In this study, the ICC of the SHTA was 0.650 between experienced occupational therapists and occupational therapy students. This study finding indicates moderate reliability,. A past study on SHTA was done by experienced occupational therapists, and has demonstrated acceptable criterion-related validity and high test–retest reliability (ICC = 0.920) in healthy old adults aged 65–85 years. The results of another study indicated that the SHTA has satisfactory test–retest reliability (ICC = 0.67) and criterion-related validity for patients with schizophrenia aged 20–64 years. That study has high test–retest reliability (ICC = 0.90) and criterion-related validity for healthy people aged 20–64 years. The experience of occupational therapy students is inferior to that of experienced occupational therapists, which may be the reason for the only moderate inter-rater reliability in this study.
The readers are advised not to overinterpret the study result, because this study still has four limitations:
- Only 24 participants took the tests in this study. The sample size is small.
- This study was to explore the inter-rater reliability of SHTA between only one experienced psychiatric occupational therapist and one occupational therapy student. The representation of the study to judge study participants' performance with one person in each group is doubtful. The potential risk of having type 1 error exists, through failure to reject a false positive. In future studies, we need to increase the number of both groups (experienced occupation therapists and occupational therapy students) to strengthen the finding of ICC relation.
- These study participants were recruited on the basis of a convenience sampling. The representations of participants are also doubtful. Therefore, the findings may not be generalizable to other populations.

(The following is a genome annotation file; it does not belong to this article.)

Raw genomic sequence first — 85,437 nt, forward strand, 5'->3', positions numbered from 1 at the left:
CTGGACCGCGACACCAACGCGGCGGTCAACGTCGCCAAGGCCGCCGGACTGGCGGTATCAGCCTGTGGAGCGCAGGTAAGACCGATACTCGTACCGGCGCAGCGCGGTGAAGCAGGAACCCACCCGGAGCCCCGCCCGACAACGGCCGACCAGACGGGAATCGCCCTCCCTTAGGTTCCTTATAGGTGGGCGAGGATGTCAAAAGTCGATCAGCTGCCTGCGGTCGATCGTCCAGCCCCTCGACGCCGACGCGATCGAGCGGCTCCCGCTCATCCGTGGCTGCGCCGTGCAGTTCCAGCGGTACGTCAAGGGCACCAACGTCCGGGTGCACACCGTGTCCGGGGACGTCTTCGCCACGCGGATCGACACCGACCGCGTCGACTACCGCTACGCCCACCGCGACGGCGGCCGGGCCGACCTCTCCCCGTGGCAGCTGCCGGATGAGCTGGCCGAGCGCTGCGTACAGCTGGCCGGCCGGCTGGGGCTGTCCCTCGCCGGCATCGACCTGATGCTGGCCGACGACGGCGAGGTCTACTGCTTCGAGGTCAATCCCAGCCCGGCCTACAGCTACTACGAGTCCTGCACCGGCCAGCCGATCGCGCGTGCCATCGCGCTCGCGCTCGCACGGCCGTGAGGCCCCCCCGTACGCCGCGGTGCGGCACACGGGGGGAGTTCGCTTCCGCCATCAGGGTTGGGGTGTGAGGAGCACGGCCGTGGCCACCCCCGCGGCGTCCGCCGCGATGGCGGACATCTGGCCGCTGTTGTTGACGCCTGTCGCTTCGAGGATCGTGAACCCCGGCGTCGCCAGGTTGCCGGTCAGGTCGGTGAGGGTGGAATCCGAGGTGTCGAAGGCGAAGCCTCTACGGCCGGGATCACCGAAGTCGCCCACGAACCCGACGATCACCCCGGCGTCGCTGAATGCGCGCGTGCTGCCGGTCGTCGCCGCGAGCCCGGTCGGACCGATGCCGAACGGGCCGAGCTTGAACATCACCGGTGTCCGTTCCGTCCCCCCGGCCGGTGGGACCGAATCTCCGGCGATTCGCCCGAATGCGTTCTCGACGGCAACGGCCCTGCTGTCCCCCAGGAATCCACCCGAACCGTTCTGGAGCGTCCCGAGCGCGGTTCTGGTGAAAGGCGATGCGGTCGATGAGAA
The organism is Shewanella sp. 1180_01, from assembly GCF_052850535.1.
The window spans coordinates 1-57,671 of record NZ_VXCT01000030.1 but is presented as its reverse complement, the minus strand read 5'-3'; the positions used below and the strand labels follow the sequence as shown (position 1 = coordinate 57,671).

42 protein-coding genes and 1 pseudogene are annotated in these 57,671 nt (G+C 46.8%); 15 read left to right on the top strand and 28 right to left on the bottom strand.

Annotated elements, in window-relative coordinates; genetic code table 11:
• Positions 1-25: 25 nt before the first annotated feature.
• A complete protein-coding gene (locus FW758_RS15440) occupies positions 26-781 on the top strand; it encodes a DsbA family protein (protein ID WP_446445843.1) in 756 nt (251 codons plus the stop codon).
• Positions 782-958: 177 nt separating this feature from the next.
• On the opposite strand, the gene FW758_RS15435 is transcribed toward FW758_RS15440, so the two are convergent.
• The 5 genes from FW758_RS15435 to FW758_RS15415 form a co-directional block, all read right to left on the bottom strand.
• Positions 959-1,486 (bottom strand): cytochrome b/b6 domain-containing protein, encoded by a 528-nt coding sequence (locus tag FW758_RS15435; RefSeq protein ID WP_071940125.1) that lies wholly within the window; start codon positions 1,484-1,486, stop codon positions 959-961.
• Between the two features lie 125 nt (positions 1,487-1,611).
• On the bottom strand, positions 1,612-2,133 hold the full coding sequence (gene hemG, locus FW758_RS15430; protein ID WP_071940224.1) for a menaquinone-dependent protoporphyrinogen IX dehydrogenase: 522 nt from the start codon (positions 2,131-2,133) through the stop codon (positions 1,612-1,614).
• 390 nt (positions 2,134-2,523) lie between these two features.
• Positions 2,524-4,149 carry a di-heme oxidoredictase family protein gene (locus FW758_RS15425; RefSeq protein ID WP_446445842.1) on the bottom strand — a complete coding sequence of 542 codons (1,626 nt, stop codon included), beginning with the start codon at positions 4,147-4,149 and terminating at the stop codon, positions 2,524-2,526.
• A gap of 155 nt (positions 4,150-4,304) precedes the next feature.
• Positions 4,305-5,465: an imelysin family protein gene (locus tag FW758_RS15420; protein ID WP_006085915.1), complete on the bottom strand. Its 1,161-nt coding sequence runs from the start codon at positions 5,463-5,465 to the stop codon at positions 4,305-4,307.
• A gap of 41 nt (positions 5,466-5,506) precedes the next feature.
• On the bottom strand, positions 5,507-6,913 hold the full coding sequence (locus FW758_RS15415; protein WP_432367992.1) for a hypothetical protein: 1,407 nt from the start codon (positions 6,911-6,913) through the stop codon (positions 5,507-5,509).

- In this study, we did not consider study participants' factors, such as education, gender, and age.
The “SHTA” is a novel iPad-based attention assessment tool with auditory stimuli, developed recently by psychiatric occupational therapists. The rating of ICC of SHTA between an experienced occupational therapist and an occupational therapy student had moderate reliability. We need to increase the numbers of both groups to strengthen the study finding of this pilot study.
Based on the findings of this study, we have two suggestions: First, we need to enhance the credibility of the inter-rater reliability, so that SHTA test should be done with a much larger sample size in future. Second, we also need to improve the guidance and training for inexperienced occupational therapists to improve accuracy and reduce the gap when testing with experienced occupational therapists in future.
| Financial Support and Sponsorship|| |
This research was supported by Grant 109-CGH-FJU-09 and Grant 110-CGH-FJU-12 from Cathay General Hospital.
| Conflicts of Interest|| |
Yi-Nuo Shih, a multidisciplinary advisory board member at the Taiwanese Journal of Psychiatry (Taipei), had no rôle in the peer review process or decision to publish this article. The other authors declare no potential conflicts of interest in writing this report.